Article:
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What Is Arancini And How Is It Made?

Arancini on wood board
Arancini on wood board - gkrphoto/Shutterstock

When you think of Italian street food, things like pizza, focaccia, and cannoli probably come to mind. But in Sicily, the island at the toe of the Italian boot, street food means arancini. Arancini translates to "little oranges" in Italian, and indeed, these fried balls look like little oranges. But when you open them up, they're far from a sweet, citrusy treat. Arancini are fried balls of rice stuffed with a filling. They are golden orange in color due to saffron rice and the deep frying process.

Arancini is the product of two food cultures coming together to create something new. Food historians can trace the dish back to the 10th century, when Sicily was under Arab rule. The precursor to arancini was a rice dish flavored with saffron and bits of lamb. This dish became a portable snack when the Emperor Frederick II wanted to enjoy his rice on a hunting trip. Later, when tomatoes made their way over from South America, they were incorporated into arancini, transforming the dish even further.

These days, arancini is sold all over the island -- and indeed, all over the world. Hungry for more info on this irresistible food? Then stick around: We're breaking down everything you need to know about arancini.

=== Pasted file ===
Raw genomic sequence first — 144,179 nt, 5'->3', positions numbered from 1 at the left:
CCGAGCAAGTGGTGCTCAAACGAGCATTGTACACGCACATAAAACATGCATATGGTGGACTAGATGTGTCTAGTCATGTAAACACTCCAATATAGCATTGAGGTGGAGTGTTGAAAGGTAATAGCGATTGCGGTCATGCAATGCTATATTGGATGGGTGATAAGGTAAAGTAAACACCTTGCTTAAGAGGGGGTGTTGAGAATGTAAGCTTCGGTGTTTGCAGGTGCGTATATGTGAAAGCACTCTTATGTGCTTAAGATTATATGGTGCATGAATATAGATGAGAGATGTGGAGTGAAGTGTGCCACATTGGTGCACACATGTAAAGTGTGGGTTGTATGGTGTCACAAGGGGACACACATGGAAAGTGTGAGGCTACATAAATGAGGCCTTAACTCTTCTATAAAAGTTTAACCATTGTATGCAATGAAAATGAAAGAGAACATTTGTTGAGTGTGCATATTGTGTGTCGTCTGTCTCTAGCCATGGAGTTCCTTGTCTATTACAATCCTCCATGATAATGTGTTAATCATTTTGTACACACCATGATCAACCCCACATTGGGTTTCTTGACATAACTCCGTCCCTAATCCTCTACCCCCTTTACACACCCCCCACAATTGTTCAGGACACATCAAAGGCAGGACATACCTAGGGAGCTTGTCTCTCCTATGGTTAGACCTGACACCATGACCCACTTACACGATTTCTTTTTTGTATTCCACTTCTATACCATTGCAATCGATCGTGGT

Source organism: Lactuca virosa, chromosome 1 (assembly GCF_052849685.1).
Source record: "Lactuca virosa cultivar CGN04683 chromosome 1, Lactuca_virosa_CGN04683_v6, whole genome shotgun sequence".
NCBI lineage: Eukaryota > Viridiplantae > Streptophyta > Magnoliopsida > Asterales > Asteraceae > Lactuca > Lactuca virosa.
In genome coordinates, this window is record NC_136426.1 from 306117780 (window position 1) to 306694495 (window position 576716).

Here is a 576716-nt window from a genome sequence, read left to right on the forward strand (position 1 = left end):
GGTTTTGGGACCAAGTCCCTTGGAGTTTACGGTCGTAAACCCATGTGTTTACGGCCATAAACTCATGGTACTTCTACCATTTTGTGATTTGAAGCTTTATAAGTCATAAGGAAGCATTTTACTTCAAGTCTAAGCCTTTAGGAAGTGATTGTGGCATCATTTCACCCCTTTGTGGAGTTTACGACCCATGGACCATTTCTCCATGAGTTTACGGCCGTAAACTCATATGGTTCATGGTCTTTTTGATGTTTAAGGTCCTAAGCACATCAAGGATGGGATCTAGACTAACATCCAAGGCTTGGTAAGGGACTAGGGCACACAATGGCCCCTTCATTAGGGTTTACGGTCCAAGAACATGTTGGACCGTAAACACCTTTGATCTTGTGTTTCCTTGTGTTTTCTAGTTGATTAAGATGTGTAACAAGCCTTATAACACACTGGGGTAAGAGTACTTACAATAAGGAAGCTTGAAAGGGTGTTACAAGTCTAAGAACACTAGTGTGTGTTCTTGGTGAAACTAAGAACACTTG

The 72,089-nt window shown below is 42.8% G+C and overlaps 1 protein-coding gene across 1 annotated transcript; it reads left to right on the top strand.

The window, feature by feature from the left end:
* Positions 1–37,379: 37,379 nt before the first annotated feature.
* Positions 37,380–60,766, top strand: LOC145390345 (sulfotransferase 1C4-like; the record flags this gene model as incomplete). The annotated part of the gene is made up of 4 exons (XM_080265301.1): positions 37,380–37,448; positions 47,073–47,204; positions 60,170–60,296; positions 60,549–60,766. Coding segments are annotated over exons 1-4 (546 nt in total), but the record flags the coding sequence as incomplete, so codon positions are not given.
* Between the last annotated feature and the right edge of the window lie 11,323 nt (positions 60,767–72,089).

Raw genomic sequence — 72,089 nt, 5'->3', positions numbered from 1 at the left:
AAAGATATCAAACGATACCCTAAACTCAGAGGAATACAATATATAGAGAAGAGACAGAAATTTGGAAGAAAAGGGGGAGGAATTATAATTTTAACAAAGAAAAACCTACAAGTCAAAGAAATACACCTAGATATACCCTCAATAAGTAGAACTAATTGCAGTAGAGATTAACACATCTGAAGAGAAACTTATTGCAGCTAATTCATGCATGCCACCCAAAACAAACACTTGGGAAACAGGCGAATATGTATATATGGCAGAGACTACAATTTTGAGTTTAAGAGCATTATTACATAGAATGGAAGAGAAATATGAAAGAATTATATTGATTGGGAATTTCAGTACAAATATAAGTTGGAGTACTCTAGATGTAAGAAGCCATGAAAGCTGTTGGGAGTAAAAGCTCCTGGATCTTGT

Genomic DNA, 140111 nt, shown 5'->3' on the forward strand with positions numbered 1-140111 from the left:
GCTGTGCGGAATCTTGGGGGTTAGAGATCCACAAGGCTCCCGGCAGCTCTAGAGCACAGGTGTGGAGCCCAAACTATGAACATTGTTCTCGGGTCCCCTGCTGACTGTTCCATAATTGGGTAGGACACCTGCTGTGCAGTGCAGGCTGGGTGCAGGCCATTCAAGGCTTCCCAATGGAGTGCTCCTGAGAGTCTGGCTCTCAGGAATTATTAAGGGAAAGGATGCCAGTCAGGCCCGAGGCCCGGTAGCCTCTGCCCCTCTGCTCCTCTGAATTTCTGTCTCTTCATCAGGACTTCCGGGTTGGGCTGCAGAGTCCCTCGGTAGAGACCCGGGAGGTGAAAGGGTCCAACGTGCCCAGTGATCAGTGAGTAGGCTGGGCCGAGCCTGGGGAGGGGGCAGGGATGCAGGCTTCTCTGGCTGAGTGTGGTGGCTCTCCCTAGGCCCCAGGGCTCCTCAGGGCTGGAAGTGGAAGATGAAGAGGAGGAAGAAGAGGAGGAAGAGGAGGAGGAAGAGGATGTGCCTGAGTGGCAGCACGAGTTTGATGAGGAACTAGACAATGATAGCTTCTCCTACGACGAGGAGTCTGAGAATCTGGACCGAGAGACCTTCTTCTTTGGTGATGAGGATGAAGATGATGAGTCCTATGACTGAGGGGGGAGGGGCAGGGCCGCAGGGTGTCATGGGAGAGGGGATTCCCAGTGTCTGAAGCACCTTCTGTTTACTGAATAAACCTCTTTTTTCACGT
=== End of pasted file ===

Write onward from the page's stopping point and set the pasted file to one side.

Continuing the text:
Read more: French Cooking Tricks You Need In Your Life

What Is Arancini?

Arancini on wood board
Arancini on wood board - Liudmyla Chuhunova/Shutterstock

Arancini is one of the most popular foods in Sicily. They're found in food stalls, restaurants, and trattorias all over the island. Originally, arancini were made with saffron-flavored rice, and the filling was a typical Italian ragu made with tomatoes, minced meat, carrots, and peas. But these days, the filling can be anything from seafood to mushrooms. There's even such a thing as sweet arancini, stuffed with chocolatey goodness. The shape also ranges from round to conical, depending on where in Sicily you are.

For a long time, arancini was not common outside of Sicily. But then Sicilian author Andrea Camilleri wrote a series of detective novels about a larger-than-life character named Inspector Salvo Montalbano who adores arancini. The humble arancini is mentioned throughout the character's series, along with many other Sicilian foods. This put the island's cuisine in the spotlight. Later, when the series was made into a television film, the public's love for the quirky protagonist grew even more intense. This made everyone want to eat like the Inspector. Thus, arancini's legend spread.

How Is Arancini Made?

Bisected arancini with meat filling
Bisected arancini with meat filling - Elena Kabenkina/Shutterstock